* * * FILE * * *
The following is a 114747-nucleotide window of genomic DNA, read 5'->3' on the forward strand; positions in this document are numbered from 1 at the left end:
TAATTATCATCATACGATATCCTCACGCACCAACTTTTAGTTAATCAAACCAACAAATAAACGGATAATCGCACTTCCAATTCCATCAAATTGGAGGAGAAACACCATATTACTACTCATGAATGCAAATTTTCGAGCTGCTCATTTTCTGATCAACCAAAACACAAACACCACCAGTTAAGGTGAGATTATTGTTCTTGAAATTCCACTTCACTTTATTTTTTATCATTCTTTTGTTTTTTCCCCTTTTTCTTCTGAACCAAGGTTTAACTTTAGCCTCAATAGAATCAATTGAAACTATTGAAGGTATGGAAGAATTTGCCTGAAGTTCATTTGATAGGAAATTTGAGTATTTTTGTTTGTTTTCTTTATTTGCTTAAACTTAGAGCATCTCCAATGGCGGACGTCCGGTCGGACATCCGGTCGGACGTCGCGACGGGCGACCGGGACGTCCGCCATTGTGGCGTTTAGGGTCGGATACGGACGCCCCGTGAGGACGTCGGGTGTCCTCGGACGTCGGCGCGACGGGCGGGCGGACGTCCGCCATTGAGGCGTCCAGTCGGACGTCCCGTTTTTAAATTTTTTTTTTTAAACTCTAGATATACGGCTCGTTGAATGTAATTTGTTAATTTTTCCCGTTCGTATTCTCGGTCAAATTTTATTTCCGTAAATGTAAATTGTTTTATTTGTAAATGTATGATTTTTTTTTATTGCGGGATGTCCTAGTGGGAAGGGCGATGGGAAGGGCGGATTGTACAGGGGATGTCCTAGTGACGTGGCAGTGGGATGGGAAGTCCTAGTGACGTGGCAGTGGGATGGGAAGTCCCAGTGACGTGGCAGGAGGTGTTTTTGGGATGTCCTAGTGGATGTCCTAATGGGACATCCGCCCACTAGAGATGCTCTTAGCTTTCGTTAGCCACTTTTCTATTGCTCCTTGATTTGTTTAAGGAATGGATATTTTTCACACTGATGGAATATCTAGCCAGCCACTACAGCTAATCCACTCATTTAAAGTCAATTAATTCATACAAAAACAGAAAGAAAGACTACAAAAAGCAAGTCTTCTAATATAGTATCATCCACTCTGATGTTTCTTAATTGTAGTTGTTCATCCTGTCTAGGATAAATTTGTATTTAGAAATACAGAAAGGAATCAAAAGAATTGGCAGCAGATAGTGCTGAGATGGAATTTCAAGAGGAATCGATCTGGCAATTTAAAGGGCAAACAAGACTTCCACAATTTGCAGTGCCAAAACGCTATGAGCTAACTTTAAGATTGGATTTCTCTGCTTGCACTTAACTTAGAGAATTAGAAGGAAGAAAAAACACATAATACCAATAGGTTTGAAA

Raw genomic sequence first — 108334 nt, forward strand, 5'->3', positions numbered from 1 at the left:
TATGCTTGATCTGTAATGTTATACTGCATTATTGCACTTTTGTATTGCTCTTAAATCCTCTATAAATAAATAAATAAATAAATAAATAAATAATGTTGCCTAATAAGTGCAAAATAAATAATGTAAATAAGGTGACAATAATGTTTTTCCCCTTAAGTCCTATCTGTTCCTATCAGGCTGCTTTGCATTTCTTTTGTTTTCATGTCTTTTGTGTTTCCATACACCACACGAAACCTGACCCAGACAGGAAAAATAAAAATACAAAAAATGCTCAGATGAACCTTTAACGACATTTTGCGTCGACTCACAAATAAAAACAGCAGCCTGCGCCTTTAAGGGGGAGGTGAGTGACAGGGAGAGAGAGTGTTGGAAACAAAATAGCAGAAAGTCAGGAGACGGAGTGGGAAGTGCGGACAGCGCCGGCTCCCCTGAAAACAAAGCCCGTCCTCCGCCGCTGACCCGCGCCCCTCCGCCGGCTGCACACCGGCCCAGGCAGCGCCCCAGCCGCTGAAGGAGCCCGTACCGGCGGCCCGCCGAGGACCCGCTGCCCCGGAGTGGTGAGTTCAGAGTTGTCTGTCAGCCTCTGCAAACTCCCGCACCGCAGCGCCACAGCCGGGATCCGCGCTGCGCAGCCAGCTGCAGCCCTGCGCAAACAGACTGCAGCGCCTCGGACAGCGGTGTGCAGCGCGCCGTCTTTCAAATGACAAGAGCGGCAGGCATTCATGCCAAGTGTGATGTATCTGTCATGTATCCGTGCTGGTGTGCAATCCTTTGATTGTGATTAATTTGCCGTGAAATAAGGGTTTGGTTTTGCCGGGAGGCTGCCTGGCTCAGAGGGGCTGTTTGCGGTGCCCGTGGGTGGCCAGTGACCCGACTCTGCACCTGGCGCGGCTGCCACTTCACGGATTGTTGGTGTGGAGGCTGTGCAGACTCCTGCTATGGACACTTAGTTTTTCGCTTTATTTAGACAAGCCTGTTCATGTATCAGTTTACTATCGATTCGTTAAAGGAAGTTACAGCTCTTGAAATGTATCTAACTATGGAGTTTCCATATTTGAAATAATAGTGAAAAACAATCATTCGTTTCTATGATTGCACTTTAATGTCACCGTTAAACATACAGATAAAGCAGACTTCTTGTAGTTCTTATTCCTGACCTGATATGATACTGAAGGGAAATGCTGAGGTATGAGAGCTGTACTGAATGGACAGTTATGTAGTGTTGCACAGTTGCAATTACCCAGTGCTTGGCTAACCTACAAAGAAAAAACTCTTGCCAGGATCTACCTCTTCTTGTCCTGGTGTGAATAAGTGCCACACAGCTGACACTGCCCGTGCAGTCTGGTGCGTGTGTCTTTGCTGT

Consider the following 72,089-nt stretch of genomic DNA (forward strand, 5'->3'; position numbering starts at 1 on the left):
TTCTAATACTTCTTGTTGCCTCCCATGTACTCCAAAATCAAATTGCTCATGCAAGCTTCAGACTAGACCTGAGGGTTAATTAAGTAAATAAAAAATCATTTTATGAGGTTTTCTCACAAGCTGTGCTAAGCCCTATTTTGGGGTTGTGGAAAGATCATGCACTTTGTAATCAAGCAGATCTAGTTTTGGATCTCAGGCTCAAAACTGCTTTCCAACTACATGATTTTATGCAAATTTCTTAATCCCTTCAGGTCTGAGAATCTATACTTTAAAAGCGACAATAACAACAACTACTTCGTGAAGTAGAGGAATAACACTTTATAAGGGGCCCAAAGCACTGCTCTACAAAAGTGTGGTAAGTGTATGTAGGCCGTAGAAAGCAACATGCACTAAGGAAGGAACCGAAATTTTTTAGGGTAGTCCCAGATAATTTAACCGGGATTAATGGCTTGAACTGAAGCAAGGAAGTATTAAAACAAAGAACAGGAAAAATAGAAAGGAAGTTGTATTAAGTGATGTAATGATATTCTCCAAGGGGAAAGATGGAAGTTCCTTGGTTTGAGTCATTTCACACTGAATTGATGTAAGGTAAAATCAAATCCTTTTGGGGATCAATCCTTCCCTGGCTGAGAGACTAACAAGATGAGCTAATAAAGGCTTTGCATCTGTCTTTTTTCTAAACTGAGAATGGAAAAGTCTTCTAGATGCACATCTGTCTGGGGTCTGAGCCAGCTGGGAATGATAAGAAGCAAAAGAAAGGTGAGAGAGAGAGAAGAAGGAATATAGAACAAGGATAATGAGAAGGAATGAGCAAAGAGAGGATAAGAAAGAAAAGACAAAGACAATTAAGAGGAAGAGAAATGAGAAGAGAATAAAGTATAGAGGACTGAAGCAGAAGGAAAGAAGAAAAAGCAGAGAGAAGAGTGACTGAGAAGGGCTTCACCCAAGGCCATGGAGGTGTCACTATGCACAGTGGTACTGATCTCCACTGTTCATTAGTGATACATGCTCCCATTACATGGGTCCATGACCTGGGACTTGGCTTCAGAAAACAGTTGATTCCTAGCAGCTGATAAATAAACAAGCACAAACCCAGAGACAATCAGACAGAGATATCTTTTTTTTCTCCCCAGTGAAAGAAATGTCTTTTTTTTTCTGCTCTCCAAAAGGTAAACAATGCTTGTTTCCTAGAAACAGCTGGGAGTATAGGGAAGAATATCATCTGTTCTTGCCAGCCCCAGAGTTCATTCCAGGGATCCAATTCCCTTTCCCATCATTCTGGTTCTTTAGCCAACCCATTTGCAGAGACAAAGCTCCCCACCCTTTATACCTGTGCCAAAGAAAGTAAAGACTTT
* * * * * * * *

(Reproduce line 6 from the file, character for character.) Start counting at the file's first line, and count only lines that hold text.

TTCTAATACTTCTTGTTGCCTCCCATGTACTCCAAAATCAAATTGCTCATGCAAGCTTCAGACTAGACCTGAGGGTTAATTAAGTAAATAAAAAATCATTTTATGAGGTTTTCTCACAAGCTGTGCTAAGCCCTATTTTGGGGTTGTGGAAAGATCATGCACTTTGTAATCAAGCAGATCTAGTTTTGGATCTCAGGCTCAAAACTGCTTTCCAACTACATGATTTTATGCAAATTTCTTAATCCCTTCAGGTCTGAGAATCTATACTTTAAAAGCGACAATAACAACAACTACTTCGTGAAGTAGAGGAATAACACTTTATAAGGGGCCCAAAGCACTGCTCTACAAAAGTGTGGTAAGTGTATGTAGGCCGTAGAAAGCAACATGCACTAAGGAAGGAACCGAAATTTTTTAGGGTAGTCCCAGATAATTTAACCGGGATTAATGGCTTGAACTGAAGCAAGGAAGTATTAAAACAAAGAACAGGAAAAATAGAAAGGAAGTTGTATTAAGTGATGTAATGATATTCTCCAAGGGGAAAGATGGAAGTTCCTTGGTTTGAGTCATTTCACACTGAATTGATGTAAGGTAAAATCAAATCCTTTTGGGGATCAATCCTTCCCTGGCTGAGAGACTAACAAGATGAGCTAATAAAGGCTTTGCATCTGTCTTTTTTCTAAACTGAGAATGGAAAAGTCTTCTAGATGCACATCTGTCTGGGGTCTGAGCCAGCTGGGAATGATAAGAAGCAAAAGAAAGGTGAGAGAGAGAGAAGAAGGAATATAGAACAAGGATAATGAGAAGGAATGAGCAAAGAGAGGATAAGAAAGAAAAGACAAAGACAATTAAGAGGAAGAGAAATGAGAAGAGAATAAAGTATAGAGGACTGAAGCAGAAGGAAAGAAGAAAAAGCAGAGAGAAGAGTGACTGAGAAGGGCTTCACCCAAGGCCATGGAGGTGTCACTATGCACAGTGGTACTGATCTCCACTGTTCATTAGTGATACATGCTCCCATTACATGGGTCCATGACCTGGGACTTGGCTTCAGAAAACAGTTGATTCCTAGCAGCTGATAAATAAACAAGCACAAACCCAGAGACAATCAGACAGAGATATCTTTTTTTTCTCCCCAGTGAAAGAAATGTCTTTTTTTTTCTGCTCTCCAAAAGGTAAACAATGCTTGTTTCCTAGAAACAGCTGGGAGTATAGGGAAGAATATCATCTGTTCTTGCCAGCCCCAGAGTTCATTCCAGGGATCCAATTCCCTTTCCCATCATTCTGGTTCTTTAGCCAACCCATTTGCAGAGACAAAGCTCCCCACCCTTTATACCTGTGCCAAAGAAAGTAAAGACTTT